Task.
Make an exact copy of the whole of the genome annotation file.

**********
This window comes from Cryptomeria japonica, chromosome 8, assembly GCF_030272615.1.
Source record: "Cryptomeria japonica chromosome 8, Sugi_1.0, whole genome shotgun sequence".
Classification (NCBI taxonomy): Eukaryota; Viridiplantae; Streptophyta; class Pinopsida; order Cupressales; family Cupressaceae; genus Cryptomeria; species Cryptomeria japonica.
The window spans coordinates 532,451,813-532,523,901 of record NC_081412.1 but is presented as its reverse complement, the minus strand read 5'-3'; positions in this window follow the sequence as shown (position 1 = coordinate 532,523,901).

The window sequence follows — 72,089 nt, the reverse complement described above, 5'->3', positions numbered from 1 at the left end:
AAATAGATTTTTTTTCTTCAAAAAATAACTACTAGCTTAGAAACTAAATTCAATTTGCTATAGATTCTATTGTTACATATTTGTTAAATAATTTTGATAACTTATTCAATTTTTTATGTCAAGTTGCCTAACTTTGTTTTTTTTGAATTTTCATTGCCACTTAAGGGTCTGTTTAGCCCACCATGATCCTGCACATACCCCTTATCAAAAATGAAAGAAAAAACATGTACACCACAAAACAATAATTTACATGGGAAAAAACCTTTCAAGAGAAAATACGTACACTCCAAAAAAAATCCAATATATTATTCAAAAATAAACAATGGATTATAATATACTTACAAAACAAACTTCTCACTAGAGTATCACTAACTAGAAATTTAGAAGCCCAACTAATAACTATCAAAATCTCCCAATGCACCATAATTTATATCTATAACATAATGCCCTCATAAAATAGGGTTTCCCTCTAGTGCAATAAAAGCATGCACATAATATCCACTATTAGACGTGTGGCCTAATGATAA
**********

This window comes from Cryptomeria japonica, chromosome 8, assembly GCF_030272615.1.
Source record: "Cryptomeria japonica chromosome 8, Sugi_1.0, whole genome shotgun sequence".
Classification (NCBI taxonomy): Eukaryota; Viridiplantae; Streptophyta; class Pinopsida; order Cupressales; family Cupressaceae; genus Cryptomeria; species Cryptomeria japonica.
The window spans coordinates 532,451,813-532,523,901 of record NC_081412.1 but is presented as its reverse complement, the minus strand read 5'-3'; positions in this window follow the sequence as shown (position 1 = coordinate 532,523,901).

The window sequence follows — 72,089 nt, the reverse complement described above, 5'->3', positions numbered from 1 at the left end:
AAATAGATTTTTTTTCTTCAAAAAATAACTACTAGCTTAGAAACTAAATTCAATTTGCTATAGATTCTATTGTTACATATTTGTTAAATAATTTTGATAACTTATTCAATTTTTTATGTCAAGTTGCCTAACTTTGTTTTTTTTGAATTTTCATTGCCACTTAAGGGTCTGTTTAGCCCACCATGATCCTGCACATACCCCTTATCAAAAATGAAAGAAAAAACATGTACACCACAAAACAATAATTTACATGGGAAAAAACCTTTCAAGAGAAAATACGTACACTCCAAAAAAAATCCAATATATTATTCAAAAATAAACAATGGATTATAATATACTTACAAAACAAACTTCTCACTAGAGTATCACTAACTAGAAATTTAGAAGCCCAACTAATAACTATCAAAATCTCCCAATGCACCATAATTTATATCTATAACATAATGCCCTCATAAAATAGGGTTTCCCTCTAGTGCAATAAAAGCATGCACATAATATCCACTATTAGACGTGTGGCCTAATGATAA